The world is a pretty messed up place at the moment, or at least that’s the consensus. In fact, the world isn’t any more messed up than before: if anything, if anything, there’s a much stronger case to be the made that this is the best version of the world we’ve ever had. History has a tendency to be whitewashed: you could view the 1950’s like an idyllic age, but you’d have to ignore the devastation of World War II and the rampant race inequality. To get a real picture of the world, look at the crime.
Crime in America has been steadily declining for the past quarter of a century. That makes it all the more puzzling when Donald Trump says that violent crime is on the rise: by any reliable measure, the opposite is true. And there’s every chance that Donald Trump knows this, but it doesn’t fit the agenda: he is tough on crime and wants to bring back private prisons, remember. There is something to bare in mind, however, and that is it’s not the least amount of crime that America has known. The 1980’s, especially in cities like New York, were brutal, with very high crime rates.
It’s a good thing that we don’t take public perception as a measure of crime because it would be way off. The public does seem to have a limited grasp on reality, especially when it comes to crime. Many people overestimate greatly just how much crime there is, probably because it’s all they ever see in the news. That crime is on the decline would not be the leading story: instead, it would be an act of violence. The news, in general, is not a reliable indicator of what’s really happening out there.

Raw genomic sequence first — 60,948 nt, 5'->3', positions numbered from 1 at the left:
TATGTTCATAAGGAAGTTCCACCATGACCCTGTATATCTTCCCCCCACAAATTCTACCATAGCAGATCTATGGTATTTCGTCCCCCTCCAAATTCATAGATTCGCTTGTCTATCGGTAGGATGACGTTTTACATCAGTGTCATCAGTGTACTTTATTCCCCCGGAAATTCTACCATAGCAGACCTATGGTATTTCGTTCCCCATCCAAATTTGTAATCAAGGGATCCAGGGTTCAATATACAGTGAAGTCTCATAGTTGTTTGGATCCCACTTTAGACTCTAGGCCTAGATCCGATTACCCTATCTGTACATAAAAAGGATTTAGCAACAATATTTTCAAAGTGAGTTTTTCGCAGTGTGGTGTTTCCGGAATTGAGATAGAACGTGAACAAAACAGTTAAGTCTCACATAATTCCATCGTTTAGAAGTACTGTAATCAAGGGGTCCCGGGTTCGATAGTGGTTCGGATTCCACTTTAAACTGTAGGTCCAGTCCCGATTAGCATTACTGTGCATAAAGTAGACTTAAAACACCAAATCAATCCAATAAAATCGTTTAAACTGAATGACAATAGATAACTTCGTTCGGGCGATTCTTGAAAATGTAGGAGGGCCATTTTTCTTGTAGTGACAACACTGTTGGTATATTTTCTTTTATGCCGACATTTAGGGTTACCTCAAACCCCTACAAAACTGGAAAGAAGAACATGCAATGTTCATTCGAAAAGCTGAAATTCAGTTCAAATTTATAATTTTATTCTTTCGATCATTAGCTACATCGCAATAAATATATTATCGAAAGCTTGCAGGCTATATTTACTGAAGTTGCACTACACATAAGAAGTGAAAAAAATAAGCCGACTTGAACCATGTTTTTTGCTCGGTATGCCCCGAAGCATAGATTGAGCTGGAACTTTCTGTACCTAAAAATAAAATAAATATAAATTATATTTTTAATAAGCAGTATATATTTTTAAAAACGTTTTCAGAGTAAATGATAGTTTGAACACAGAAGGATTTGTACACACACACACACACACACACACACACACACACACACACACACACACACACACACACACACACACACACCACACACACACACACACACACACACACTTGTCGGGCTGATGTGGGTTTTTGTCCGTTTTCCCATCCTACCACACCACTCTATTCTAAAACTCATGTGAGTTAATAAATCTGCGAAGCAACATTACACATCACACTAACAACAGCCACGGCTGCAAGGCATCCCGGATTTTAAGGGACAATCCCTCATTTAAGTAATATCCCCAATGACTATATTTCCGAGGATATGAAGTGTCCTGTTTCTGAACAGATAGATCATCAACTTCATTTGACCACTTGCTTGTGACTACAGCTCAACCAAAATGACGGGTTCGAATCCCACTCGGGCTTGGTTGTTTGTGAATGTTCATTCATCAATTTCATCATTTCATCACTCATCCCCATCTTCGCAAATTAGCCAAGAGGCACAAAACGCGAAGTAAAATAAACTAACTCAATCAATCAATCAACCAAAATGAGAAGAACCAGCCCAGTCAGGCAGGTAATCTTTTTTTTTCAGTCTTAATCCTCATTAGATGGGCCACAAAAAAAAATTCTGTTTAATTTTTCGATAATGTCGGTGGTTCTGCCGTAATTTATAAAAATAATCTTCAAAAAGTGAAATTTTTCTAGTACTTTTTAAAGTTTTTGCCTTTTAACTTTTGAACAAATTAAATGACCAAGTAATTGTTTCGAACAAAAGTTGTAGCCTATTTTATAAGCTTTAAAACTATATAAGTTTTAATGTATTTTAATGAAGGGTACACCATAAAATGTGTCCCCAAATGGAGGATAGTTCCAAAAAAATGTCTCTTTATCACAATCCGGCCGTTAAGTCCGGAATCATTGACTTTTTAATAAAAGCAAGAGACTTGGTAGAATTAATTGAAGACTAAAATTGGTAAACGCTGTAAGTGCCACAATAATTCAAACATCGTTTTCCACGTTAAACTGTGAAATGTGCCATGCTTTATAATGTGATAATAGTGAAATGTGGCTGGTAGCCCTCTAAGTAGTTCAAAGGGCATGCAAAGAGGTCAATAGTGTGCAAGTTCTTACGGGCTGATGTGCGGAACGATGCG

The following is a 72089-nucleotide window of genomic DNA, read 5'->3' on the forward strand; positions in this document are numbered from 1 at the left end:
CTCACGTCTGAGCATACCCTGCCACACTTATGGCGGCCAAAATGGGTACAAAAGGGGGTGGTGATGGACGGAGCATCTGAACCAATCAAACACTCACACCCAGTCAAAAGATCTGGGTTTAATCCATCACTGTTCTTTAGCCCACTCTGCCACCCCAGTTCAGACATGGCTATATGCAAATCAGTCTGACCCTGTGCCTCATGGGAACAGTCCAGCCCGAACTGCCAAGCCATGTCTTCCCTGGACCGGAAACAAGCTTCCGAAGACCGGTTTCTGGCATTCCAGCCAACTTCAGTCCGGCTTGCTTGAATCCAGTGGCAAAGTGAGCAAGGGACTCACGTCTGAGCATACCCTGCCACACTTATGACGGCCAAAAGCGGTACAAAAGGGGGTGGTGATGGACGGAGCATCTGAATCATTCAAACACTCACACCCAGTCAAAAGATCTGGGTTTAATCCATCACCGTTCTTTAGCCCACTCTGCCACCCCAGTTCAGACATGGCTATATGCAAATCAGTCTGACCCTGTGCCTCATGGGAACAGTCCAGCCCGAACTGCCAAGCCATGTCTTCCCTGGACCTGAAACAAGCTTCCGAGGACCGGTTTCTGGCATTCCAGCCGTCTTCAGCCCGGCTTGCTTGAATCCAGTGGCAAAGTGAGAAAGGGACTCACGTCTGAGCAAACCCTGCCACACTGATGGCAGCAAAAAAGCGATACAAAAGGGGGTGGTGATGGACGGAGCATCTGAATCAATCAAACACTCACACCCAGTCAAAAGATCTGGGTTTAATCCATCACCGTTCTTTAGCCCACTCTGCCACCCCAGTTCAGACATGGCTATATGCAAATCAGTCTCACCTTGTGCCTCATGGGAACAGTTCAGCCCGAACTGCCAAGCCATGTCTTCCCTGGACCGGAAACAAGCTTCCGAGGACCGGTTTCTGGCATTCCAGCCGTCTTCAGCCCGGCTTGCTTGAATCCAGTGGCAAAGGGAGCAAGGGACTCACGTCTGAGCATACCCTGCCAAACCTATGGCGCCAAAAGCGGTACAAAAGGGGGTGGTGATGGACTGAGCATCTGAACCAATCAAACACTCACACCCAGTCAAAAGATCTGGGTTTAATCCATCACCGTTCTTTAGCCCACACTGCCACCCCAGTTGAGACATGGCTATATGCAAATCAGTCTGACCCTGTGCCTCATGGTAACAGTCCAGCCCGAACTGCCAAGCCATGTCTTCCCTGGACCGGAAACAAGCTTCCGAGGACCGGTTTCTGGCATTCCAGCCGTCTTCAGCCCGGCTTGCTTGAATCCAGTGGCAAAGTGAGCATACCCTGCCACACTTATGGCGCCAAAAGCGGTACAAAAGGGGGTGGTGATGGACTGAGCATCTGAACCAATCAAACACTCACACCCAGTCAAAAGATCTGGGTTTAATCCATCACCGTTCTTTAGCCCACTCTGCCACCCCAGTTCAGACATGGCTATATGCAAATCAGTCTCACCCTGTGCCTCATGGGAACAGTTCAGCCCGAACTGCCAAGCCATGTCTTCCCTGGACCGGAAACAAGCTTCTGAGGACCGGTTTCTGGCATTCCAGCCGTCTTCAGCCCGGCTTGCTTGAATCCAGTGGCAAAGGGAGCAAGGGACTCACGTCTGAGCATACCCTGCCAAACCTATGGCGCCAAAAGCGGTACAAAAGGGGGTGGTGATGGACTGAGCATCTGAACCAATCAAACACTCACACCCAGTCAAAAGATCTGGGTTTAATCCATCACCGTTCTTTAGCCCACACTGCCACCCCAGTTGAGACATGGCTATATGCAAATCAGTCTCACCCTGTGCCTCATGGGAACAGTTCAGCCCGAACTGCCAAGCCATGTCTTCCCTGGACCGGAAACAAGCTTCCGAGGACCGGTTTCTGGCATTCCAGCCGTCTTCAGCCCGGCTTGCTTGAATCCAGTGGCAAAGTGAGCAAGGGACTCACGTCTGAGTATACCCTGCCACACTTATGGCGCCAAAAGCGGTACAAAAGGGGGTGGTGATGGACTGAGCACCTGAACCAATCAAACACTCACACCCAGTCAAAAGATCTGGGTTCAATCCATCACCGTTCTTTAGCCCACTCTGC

That’s not to say that crime isn’t real, because it is. And in fact, while some crimes decline, entirely new crimes pop up. There are no statistics to measure the current spate of cyber crime against, but in the future, when they can, they will view this age as rife with online crimes. Similarly, even making things, legal has been complicated. Legal marijuana in Colorado, for example, has created problems in neighboring Utah, where it’s still illegal. As Edward Flint says, possession in Utah is “the same degree of crime as drunk driving, domestic violence and assault.” And just across that thin state line, in Colorado, it’s legal. No matter what laws are enacted or removed, there’ll always be new ones to take their place.
As a whole, you can look at America and reasonably conclude that crime is declining. But America isn’t really one country: it’s fifty states, and then those are further broken up into cities and suburbs. Some states commit much more crime than the safe ones, which include most of the ones up in New England. Sections of Illinois are considered safe: Chicago? Anything but. As ever, it’s important to look beyond the stats and the laws, and see what’s really going on.